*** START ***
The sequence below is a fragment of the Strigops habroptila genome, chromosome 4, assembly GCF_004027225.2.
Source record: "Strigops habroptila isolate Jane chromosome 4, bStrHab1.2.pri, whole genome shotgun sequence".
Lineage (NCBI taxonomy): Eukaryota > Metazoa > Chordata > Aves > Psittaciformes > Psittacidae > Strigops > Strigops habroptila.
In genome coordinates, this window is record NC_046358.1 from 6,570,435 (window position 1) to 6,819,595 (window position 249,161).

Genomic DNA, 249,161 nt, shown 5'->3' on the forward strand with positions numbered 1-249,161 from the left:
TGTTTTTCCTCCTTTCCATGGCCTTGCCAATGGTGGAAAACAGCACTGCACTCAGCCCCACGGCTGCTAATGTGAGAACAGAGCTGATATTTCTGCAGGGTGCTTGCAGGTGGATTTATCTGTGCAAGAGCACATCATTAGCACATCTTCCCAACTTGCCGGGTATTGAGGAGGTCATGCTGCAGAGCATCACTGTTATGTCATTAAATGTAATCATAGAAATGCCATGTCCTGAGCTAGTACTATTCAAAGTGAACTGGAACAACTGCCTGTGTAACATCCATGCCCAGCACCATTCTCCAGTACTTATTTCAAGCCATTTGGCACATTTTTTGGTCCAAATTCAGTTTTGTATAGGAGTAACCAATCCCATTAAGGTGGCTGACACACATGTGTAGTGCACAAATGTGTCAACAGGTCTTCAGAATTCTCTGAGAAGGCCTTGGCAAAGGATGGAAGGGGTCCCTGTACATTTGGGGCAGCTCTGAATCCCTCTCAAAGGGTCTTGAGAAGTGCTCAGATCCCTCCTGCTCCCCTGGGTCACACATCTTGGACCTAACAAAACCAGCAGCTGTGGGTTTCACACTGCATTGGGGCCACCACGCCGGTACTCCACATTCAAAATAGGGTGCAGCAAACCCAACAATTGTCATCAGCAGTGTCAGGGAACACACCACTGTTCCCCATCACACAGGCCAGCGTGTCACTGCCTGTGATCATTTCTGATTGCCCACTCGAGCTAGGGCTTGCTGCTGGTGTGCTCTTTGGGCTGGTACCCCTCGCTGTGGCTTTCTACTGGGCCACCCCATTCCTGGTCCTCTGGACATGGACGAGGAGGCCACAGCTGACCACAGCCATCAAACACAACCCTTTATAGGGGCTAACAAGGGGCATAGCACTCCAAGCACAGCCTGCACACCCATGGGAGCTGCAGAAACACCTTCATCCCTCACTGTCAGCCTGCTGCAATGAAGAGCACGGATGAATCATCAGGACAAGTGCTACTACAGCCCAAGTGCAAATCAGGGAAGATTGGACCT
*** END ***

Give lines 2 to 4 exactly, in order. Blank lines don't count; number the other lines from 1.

Source record: "Strigops habroptila isolate Jane chromosome 4, bStrHab1.2.pri, whole genome shotgun sequence".
Lineage (NCBI taxonomy): Eukaryota > Metazoa > Chordata > Aves > Psittaciformes > Psittacidae > Strigops > Strigops habroptila.
In genome coordinates, this window is record NC_046358.1 from 6,570,435 (window position 1) to 6,819,595 (window position 249,161).